DENVER (KDVR) — Officials tell FOX31 a gun fell off of state Rep. Richard Holtorf as he made his way back into the House chambers for a vote.
No one was hurt, but this led to questions on what the law is surrounding concealed carry at the Colorado Capitol.
“[We] are aware an incident took place at the Capitol today and we are looking into the incident,” Colorado State Patrol told FOX31.
Holtorf, a Republican, represents District 64 that includes Baca, Bent, Crowley, Elbert, Kiowa, Las Animas, Lincoln, Prowers, and Washington counties.
Are guns allowed in the Colorado Capitol?
The Problem Solvers did some digging and came across a state law, which says: “Concealed Weapon (CCW) permit holders are also not allowed to carry a weapon inside the Capitol per CRS 18-12-214 (4).”
State Rep. Tom Sullivan, a Democrat and gun-control advocate, said lawmakers actually circumvent the metal detectors.
“We have our badges on. We have another lanyard that gives us access when doors are closed, that we can open doors and move on in,” Sullivan added. While inside the Capitol on Monday, a FOX31 crew and other members of the public were required to walk through the metal detectors.
When CSP was asked to confirm if there are exceptions to this conceal carry law inside the Capitol, they did not answer the question directly.
“Currently, we’re looking at all applicable laws as it relates to this incident and how they may apply specifically,” a spokesperson said.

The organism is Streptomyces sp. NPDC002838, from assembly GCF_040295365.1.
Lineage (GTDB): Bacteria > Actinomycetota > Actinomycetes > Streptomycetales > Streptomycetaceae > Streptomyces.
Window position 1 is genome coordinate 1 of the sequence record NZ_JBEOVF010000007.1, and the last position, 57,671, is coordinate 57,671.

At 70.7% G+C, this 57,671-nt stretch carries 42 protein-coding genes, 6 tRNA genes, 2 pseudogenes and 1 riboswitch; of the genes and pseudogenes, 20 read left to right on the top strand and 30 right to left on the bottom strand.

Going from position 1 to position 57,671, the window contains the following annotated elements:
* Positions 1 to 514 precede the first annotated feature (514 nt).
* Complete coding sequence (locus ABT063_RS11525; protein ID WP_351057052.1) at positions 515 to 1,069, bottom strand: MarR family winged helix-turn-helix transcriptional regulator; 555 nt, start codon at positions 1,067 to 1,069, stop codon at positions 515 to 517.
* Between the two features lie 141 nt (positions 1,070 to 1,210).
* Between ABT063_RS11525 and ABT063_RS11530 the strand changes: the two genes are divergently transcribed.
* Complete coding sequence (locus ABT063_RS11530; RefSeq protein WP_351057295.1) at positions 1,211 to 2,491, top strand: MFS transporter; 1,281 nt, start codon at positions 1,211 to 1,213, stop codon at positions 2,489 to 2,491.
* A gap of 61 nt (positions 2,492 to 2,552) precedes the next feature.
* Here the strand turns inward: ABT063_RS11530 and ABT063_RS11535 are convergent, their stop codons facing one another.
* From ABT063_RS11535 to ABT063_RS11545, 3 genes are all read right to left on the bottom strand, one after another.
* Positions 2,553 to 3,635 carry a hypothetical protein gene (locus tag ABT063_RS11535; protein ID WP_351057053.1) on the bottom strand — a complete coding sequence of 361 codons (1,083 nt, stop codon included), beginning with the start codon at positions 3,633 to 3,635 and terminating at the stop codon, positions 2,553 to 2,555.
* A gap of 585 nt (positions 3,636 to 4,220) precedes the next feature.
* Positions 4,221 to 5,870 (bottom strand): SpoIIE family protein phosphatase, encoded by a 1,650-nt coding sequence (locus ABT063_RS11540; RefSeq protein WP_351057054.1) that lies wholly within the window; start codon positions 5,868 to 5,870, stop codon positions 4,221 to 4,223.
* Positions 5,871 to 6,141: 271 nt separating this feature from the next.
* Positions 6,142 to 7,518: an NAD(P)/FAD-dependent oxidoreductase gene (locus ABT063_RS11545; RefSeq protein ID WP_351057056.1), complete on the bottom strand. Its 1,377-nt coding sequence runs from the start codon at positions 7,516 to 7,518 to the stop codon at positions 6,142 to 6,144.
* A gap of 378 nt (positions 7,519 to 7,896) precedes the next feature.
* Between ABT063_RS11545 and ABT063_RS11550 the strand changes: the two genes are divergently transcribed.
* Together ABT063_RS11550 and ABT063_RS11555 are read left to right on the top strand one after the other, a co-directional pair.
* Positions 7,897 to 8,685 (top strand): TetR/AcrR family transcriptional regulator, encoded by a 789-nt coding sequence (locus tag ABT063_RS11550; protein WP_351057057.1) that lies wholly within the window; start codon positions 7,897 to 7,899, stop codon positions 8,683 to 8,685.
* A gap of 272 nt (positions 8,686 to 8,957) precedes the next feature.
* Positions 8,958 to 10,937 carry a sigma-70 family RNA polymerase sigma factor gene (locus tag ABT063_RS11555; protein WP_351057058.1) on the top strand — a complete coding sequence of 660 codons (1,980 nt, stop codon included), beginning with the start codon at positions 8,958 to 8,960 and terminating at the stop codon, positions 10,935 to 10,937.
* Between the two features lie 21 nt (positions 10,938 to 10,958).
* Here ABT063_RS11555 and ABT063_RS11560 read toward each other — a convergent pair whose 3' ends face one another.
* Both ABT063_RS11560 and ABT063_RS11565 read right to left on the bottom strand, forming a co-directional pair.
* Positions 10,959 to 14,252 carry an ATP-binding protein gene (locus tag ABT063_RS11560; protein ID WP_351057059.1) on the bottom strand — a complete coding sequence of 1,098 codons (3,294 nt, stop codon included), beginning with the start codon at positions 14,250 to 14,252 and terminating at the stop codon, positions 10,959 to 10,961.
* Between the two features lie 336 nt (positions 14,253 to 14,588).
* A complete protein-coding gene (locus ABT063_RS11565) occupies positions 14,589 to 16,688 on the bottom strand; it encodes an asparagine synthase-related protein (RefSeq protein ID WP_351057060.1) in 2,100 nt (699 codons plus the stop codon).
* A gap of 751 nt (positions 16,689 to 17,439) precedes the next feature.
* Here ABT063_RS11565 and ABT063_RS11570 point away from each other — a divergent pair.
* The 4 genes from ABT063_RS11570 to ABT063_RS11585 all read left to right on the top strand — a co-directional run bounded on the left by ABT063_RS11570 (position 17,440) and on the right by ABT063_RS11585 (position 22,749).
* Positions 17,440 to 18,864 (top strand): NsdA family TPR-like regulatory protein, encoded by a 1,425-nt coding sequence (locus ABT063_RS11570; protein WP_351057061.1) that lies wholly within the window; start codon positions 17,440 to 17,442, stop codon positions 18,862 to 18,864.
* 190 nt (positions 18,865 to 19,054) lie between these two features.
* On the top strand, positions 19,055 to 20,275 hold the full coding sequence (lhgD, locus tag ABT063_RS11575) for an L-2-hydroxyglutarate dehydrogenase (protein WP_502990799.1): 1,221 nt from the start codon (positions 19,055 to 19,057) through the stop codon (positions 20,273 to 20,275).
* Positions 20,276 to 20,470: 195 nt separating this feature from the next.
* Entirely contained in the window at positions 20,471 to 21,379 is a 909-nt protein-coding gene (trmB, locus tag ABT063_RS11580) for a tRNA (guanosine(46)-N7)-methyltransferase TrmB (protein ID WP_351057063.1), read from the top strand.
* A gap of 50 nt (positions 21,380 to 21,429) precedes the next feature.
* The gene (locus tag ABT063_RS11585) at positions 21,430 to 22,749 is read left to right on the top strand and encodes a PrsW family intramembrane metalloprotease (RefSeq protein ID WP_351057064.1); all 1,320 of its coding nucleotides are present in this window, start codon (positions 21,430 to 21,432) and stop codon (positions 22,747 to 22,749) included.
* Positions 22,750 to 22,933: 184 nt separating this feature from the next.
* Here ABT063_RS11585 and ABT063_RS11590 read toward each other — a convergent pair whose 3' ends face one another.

Democrats respond to Holtorf gun incident
Meanwhile, Sullivan said this incident is ironic.
“These are people that profess to be law-abiding, responsible gun owners and to have something like that happen appears to me to be an irresponsible act,” Sullivan said.
The Problem Solvers confirmed that Holtorf has a concealed carry permit that was updated last year. It’s unclear how long he’s had this permit. He declined to comment.
Meanwhile, House Speaker Alec Garnett responded to the incident.
“In Colorado, we expect firearm owners to be responsible at all times, and that certainly includes when they are carrying their firearms in the state Capitol,” Garnett said. “Irresponsible behavior could have dire consequences. This incident was unacceptable and created a dangerous situation for lawmakers, staff and the public visiting the Capitol.”
“We are looking at existing laws and rules and what options might exist that would prevent this from happening again in the Capitol,” Garnett added.